Floaters and scooters

A reader writes:

I know that when you look up at a clear sky, the dark things you see floating around inside your eyeballs are called... "floaters". Someone worked hard on that name, huh.

But what are the much smaller pale scooty things? You know what I'm talking about, right? I'm not the only one who sees them, am I? Are they bacteria or something? Oh god, they're bacteria, aren't they?

Presuming I'm not about to die of pale-scooty-eye-thing-itis, why do I only see these things when I'm looking at the sky?


The pale scooty things are white blood cells.

The blood vessels that feed your retina are located, thanks either to the blind forces of evolution or to the carelessness of a really incompetent intelligent designer, on top of the retina, so light has to pass through the blood vessels before it can get to the retina, and the blood vessels can cast shadows on the retina.

A really big red blood cell has about the same diameter as a really small white blood cell, and white cells are roughly spherical blobs instead of the doughnut-ish shape of the red cells. The result of this is that red cells zipping through the blood vessels over your retina are invisible, but the much less numerous white cells do show up, as little pale scooty things.

(Because floaters really are floating in the goop inside your eye, they move around even when you don't move your eyes. Blood cells are - with any luck - constrained to the vessels over your retina, so the paths of the little scooty things track precisely with your eyes, no matter where you look.)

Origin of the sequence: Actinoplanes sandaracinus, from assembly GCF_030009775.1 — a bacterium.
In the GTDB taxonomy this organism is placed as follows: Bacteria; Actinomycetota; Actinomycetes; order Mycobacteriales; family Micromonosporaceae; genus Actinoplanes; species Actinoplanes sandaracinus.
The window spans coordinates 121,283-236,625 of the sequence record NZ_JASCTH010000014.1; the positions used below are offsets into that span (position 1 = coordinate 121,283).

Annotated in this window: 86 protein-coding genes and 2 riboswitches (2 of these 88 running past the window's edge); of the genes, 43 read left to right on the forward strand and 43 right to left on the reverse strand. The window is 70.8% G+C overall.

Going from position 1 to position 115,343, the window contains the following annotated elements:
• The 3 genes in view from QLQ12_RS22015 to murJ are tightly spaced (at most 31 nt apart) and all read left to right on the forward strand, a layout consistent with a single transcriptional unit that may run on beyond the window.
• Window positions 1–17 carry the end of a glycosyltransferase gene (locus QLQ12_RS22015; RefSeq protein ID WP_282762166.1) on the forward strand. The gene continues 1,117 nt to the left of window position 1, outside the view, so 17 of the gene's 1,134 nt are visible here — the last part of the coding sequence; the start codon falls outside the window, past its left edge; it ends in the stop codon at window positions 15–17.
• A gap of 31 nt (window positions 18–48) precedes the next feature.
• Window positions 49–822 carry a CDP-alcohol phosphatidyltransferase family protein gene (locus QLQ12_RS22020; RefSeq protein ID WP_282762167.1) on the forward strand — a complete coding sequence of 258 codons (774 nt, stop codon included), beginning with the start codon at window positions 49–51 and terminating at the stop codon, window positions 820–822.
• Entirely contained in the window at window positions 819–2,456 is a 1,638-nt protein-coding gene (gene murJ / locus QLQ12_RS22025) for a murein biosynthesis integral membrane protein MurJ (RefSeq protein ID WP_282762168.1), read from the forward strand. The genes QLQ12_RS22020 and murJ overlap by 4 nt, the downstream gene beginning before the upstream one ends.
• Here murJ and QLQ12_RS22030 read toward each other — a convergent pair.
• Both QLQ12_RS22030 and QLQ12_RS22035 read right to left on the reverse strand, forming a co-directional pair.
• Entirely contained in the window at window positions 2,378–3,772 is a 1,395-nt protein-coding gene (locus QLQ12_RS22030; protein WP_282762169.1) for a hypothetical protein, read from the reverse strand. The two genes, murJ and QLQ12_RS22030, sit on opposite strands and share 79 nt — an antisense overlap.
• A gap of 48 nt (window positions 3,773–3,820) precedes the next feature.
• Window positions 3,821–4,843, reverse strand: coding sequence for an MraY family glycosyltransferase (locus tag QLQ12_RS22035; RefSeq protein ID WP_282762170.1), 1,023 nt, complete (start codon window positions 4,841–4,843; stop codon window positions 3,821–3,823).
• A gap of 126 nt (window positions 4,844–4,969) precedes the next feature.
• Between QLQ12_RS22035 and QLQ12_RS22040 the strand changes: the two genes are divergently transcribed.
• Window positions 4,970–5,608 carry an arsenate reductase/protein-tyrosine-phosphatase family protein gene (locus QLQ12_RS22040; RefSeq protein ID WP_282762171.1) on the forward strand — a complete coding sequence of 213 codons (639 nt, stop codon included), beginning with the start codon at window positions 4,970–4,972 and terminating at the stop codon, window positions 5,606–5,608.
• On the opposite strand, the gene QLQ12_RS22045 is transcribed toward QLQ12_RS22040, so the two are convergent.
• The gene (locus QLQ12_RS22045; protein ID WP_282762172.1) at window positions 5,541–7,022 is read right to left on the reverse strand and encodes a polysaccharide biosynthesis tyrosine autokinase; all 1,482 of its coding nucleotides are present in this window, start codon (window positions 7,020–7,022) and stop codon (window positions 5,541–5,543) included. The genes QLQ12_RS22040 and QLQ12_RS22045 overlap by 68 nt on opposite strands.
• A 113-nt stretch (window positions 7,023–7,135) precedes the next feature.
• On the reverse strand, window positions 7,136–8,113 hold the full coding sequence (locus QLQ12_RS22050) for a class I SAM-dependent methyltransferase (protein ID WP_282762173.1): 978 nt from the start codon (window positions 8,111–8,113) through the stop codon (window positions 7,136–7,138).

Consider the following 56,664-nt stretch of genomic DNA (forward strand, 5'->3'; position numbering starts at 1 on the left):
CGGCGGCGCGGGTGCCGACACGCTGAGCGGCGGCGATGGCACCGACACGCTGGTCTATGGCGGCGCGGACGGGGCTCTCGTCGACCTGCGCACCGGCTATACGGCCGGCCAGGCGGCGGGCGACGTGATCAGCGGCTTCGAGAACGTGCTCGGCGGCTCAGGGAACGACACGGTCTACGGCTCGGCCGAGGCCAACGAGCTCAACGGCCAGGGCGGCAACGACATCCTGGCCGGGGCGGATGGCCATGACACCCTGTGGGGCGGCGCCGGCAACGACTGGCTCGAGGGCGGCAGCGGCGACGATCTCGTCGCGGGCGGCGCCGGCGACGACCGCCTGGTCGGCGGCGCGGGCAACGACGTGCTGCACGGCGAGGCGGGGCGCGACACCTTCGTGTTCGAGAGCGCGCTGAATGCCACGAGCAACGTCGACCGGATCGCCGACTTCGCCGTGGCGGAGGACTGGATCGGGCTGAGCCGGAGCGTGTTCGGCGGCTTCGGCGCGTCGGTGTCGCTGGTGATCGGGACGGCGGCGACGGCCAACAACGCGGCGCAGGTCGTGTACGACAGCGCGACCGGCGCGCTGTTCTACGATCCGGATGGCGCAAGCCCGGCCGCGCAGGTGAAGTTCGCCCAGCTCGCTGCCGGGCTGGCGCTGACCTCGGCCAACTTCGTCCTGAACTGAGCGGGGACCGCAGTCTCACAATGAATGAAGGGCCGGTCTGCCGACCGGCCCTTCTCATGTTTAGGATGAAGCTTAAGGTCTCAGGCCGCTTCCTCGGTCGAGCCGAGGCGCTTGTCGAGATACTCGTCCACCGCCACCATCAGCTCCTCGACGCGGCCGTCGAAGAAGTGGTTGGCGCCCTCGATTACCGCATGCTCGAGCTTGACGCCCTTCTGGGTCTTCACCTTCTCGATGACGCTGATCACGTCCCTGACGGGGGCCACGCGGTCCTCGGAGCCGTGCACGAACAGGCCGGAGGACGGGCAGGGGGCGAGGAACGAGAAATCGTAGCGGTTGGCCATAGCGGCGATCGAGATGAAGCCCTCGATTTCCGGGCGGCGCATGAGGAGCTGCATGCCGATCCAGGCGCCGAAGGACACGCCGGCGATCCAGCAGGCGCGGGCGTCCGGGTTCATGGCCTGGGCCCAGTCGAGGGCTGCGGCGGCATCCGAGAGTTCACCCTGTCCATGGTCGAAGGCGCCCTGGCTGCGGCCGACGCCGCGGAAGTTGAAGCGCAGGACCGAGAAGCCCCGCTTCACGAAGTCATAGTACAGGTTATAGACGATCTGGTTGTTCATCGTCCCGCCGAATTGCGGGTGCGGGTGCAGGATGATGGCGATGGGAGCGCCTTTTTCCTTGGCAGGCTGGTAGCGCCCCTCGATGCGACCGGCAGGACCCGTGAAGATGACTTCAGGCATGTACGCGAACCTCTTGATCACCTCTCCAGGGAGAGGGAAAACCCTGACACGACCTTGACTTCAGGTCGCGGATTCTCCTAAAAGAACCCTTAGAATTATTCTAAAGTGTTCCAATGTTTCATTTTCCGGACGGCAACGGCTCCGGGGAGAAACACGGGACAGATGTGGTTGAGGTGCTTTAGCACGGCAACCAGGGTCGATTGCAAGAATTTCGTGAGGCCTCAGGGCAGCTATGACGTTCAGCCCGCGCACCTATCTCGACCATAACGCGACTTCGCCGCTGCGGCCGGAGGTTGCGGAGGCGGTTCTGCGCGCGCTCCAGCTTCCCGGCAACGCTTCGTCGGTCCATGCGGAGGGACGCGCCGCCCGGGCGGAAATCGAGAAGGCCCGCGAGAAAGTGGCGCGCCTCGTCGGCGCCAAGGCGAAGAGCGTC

There are two reasons why you see these things when you're looking at a blue sky, or daytime fog, or a white area on an over-bright computer monitor, for that matter.

The minor reason is that floater-shadows on your retina are pretty low in contrast, and white blood cell shadows are even lower, so they're hard to see if you're looking at something rich in detail. For the same reason, it's hard to notice minor dirt-spots on a computer monitor unless the image being displayed is pretty uniform.

The major reason why floaters and zippy leucocytes show up when you look at the daytime sky, though, is that the sky is bright.

Update: As Bernard points out below, the explanation I originally had here was wrong.

Bright light causes your pupils to contract, and contracted pupils give the eye a higher f-number, and a deeper depth of field. Floaters and blood cells are far from the eye's focal distance no matter what you're focussing on, but with a smaller aperture, they become sharp enough to be noticeable, against a uniform background.

The contracted pupil, as Bernard says, is closer to a point source of light inside the eye, and casts sharper shadows of whatever's in there onto the retina.

Many photographers are familiar with this effect. There can be all sorts of dust and crud on and even in a lens, and dust on the sensor too if you've got an interchangeable-lens camera, without any obvious problems for large-aperture pictures. Faint fuzzy circles may be visible if you look really closely, especially, again, in areas of uniform colour, but even things that you'd think would be totally obvious, like raindrops on the lens, can have surprisingly little effect on a large-aperture photo.

Stop your lens down, though, and the crud-shadows will be much closer to sharply focussed, and much easier to see and obsess over.

4 Responses to “Floaters and scooters”

  1. Adrian Says:

    it turns out it's possible to see the blood vessels on the surface of your eye, in detail, using this simple trick:


  2. Bernard Says:


    It's not the greater depth of field from a contracted iris that makes floaters visible. Depth of field does not extend behind the lens (how could it?).
    It's much simpler. A contracted iris acts more like a point light source, which makes for sharper floater-shadows on your retina.

  3. Paper Docket Says:

    So what causes the constant snowy effect (kinda like an old tv with no reception) I see at all times?

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